The country wise distribution of the firms shows that there are 50% firms from the United Kingdom and other 50 % from the USA. It shows that all the firms in the current research are from the developed countries. In 2015 most of the countries around the world has signed the paris climate change agreement which was aimed to reduce the emission the carbon in the environment and it was a global effort towards the climate change. However in the recent time USA is showing the intention to withdraw from the agreement. However UK has been a great supporter of the Paris agreement.(Hai-BinZhang et al., 2017).

Figure 5 Highest level of responsibility

Another important variable in the research is to examine who is responsible for the emission of carbon by the firm. This is the indication for the seriousness of the firm towards the carbon emission. If the firm is serious about the carbon emission, the highest authority will take the responsibility and vice versa. As shown in the figure above in most of the firm the board has the highest level of responsibility. This indicates that most of the firms are serious so the highest responsibility has been given to the highest authority.

As shown in the above figure for most of the firms the board is the highest authority responsible for the climate changes issues. One of the major reason for the same is that pressure from the government to comply with the climate change regulations. Especially the government in the developed countries have strict regulations about the environment related regulations. So, the firms are pressurized to take the decision from the highest level. The board are the highest decision making body in every firm. Since climate change is the very sensitive issue, it is better to have the decision from the highest level which also includes the environment experts in most of the firm.

Figure 6 Incentive for achieving the climate change issues

 Results show that more than 70 % of the firm provides incentives to its employees or department who achieve the target for the carbon emission. Providing incentive may lead to less carbon emission which has been shown in the previous researches also.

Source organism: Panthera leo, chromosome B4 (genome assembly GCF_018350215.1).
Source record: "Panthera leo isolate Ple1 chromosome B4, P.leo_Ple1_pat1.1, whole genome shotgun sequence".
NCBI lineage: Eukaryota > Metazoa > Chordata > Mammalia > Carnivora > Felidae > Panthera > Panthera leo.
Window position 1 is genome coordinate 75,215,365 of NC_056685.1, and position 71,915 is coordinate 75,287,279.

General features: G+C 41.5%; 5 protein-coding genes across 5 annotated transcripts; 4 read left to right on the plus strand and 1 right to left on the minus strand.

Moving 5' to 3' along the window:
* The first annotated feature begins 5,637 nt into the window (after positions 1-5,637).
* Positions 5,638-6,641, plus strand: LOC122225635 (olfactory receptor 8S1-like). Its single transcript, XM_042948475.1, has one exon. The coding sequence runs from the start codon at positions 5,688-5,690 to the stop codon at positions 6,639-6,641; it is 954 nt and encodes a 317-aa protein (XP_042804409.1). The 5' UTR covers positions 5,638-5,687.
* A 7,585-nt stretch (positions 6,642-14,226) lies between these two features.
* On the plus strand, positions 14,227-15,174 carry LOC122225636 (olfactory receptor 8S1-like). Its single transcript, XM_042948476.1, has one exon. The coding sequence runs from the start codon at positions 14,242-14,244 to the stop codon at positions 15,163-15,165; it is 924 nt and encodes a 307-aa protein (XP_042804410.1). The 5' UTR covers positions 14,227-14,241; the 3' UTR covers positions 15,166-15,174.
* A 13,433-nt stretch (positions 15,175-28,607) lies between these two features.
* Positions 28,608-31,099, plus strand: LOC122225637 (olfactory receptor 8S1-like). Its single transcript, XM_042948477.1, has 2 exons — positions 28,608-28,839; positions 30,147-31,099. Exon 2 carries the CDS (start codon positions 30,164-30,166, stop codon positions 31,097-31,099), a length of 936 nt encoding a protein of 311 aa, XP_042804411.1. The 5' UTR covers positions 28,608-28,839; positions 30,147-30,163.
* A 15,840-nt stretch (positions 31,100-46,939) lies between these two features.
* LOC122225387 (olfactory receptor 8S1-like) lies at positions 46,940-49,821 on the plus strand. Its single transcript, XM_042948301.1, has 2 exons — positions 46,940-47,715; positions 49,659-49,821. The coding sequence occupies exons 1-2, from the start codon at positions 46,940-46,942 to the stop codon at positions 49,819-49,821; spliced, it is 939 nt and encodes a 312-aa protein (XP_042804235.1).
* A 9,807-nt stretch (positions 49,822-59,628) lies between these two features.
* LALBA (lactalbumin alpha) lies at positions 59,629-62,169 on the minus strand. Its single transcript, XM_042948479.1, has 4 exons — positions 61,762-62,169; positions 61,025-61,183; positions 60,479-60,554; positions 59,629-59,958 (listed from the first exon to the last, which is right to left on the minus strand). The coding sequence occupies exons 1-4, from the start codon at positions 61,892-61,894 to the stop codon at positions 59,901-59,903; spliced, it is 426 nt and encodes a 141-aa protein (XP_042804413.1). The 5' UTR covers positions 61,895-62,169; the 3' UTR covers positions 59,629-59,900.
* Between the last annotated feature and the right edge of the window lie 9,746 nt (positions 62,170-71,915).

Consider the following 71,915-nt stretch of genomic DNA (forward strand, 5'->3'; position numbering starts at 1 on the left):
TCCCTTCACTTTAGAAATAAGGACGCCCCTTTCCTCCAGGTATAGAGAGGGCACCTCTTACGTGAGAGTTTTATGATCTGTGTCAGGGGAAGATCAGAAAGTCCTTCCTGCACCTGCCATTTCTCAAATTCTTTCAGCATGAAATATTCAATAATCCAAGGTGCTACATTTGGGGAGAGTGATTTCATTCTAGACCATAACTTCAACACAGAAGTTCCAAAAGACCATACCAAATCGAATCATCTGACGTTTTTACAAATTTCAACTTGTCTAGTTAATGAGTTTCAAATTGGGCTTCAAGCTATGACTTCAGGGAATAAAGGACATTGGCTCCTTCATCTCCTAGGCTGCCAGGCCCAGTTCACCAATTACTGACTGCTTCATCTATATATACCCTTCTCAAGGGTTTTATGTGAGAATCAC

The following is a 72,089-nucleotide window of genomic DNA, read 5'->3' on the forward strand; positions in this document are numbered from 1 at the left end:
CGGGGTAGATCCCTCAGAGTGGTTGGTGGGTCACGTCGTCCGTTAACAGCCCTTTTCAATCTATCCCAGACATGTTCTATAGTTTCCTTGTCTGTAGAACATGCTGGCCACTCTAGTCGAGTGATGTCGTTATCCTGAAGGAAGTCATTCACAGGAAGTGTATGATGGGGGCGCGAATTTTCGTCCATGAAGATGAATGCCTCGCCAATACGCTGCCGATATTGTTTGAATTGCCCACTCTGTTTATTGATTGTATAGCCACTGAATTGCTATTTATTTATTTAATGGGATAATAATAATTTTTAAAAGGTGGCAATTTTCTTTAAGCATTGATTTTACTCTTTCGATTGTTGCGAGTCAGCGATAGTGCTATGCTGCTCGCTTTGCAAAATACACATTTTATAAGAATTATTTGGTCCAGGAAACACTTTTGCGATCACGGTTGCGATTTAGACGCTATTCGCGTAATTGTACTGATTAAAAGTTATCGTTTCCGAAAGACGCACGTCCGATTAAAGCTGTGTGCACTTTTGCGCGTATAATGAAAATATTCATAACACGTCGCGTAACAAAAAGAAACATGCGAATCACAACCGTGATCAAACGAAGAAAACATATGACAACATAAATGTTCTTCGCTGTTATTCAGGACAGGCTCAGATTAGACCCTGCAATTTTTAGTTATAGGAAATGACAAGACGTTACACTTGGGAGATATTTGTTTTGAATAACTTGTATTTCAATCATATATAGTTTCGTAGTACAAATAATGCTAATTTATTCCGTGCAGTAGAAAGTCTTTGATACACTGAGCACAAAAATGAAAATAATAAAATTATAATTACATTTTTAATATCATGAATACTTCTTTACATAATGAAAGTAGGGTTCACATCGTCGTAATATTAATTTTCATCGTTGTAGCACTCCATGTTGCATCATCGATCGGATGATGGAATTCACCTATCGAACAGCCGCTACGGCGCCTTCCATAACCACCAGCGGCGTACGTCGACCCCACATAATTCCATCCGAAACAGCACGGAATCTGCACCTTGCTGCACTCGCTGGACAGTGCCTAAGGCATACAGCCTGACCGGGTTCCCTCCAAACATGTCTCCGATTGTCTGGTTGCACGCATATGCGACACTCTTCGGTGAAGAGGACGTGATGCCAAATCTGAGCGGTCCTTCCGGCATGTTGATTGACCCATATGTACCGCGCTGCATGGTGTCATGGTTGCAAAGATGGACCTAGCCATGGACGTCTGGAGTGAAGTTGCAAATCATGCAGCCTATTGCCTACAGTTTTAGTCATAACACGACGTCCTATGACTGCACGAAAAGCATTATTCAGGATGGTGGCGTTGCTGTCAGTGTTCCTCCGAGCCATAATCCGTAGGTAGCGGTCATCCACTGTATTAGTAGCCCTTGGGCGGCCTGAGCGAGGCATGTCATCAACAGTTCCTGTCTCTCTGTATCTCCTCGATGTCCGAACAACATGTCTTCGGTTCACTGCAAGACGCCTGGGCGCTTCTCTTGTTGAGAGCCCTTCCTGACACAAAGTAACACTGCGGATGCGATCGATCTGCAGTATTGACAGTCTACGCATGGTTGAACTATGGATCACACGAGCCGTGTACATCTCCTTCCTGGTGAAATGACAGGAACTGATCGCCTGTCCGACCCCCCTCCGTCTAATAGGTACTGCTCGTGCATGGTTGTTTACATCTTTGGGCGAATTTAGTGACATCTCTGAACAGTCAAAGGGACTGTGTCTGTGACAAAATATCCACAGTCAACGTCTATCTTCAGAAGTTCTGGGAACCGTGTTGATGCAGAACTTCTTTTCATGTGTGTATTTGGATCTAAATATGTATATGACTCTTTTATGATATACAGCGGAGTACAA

Results and Discussion

Figure 7 Climate change taken into consideration while making the business strategies.

As shown in the figure above in more than 80 % of the firm the climate change is taken into consideration while making the business strategies. This also indicates that the firms are making efforts to reduce the carbon emission. However, the intention of USA from the Paris agreement may have negative effect on the efforts made by other countries as USA is one of the leading sources for carbon emission.

In this case the percentage of firms are higher who includes the climate change while taking into consideration the business strategies. One of the major reason for that is the pressure from the government about the carbon emission. As discussed earlier also the government in the developed countries are strict about the environmental issues. Almost all the projects are studies from the environmental prospective also then only the permission is allowed to start the project. The punishment for violation of the environment regulation is also very high. This has led to firms, especially in the manufacturing sector, to include the climate change in their business strategies. One of the implication of such provisions is that, now the manufacturing units are shifted to the developing countries where the environmental regulations are less strict.